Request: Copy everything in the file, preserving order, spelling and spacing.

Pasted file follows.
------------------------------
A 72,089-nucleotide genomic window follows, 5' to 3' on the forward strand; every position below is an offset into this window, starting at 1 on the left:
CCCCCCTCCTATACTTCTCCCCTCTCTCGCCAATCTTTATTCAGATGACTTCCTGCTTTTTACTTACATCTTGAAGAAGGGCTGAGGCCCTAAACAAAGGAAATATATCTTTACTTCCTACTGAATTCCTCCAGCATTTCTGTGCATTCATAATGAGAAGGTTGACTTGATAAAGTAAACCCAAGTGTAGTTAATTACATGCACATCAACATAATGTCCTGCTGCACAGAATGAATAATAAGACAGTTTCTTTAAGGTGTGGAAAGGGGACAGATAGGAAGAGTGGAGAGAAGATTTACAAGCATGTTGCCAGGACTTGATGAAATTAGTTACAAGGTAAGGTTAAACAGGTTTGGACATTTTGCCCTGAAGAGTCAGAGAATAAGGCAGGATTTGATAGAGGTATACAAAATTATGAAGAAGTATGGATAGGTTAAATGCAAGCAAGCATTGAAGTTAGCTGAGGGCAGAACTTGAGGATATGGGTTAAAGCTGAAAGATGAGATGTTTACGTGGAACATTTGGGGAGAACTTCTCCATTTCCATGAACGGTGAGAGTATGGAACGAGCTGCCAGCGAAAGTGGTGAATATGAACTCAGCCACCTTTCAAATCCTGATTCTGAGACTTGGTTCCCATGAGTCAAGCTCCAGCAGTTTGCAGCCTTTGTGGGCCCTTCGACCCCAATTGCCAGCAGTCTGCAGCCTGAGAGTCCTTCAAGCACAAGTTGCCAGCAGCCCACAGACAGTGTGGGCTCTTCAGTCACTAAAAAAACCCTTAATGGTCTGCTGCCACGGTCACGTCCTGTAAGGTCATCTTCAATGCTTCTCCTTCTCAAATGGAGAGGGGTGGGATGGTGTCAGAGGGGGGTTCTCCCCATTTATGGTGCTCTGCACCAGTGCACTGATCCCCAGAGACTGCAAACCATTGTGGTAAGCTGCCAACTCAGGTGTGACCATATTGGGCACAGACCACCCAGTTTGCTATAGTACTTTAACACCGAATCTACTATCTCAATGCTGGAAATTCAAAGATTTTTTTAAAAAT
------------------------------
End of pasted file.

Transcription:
A 72,089-nucleotide genomic window follows, 5' to 3' on the forward strand; every position below is an offset into this window, starting at 1 on the left:
CCCCCCTCCTATACTTCTCCCCTCTCTCGCCAATCTTTATTCAGATGACTTCCTGCTTTTTACTTACATCTTGAAGAAGGGCTGAGGCCCTAAACAAAGGAAATATATCTTTACTTCCTACTGAATTCCTCCAGCATTTCTGTGCATTCATAATGAGAAGGTTGACTTGATAAAGTAAACCCAAGTGTAGTTAATTACATGCACATCAACATAATGTCCTGCTGCACAGAATGAATAATAAGACAGTTTCTTTAAGGTGTGGAAAGGGGACAGATAGGAAGAGTGGAGAGAAGATTTACAAGCATGTTGCCAGGACTTGATGAAATTAGTTACAAGGTAAGGTTAAACAGGTTTGGACATTTTGCCCTGAAGAGTCAGAGAATAAGGCAGGATTTGATAGAGGTATACAAAATTATGAAGAAGTATGGATAGGTTAAATGCAAGCAAGCATTGAAGTTAGCTGAGGGCAGAACTTGAGGATATGGGTTAAAGCTGAAAGATGAGATGTTTACGTGGAACATTTGGGGAGAACTTCTCCATTTCCATGAACGGTGAGAGTATGGAACGAGCTGCCAGCGAAAGTGGTGAATATGAACTCAGCCACCTTTCAAATCCTGATTCTGAGACTTGGTTCCCATGAGTCAAGCTCCAGCAGTTTGCAGCCTTTGTGGGCCCTTCGACCCCAATTGCCAGCAGTCTGCAGCCTGAGAGTCCTTCAAGCACAAGTTGCCAGCAGCCCACAGACAGTGTGGGCTCTTCAGTCACTAAAAAAACCCTTAATGGTCTGCTGCCACGGTCACGTCCTGTAAGGTCATCTTCAATGCTTCTCCTTCTCAAATGGAGAGGGGTGGGATGGTGTCAGAGGGGGGTTCTCCCCATTTATGGTGCTCTGCACCAGTGCACTGATCCCCAGAGACTGCAAACCATTGTGGTAAGCTGCCAACTCAGGTGTGACCATATTGGGCACAGACCACCCAGTTTGCTATAGTACTTTAACACCGAATCTACTATCTCAATGCTGGAAATTCAAAGATTTTTTTAAAAAT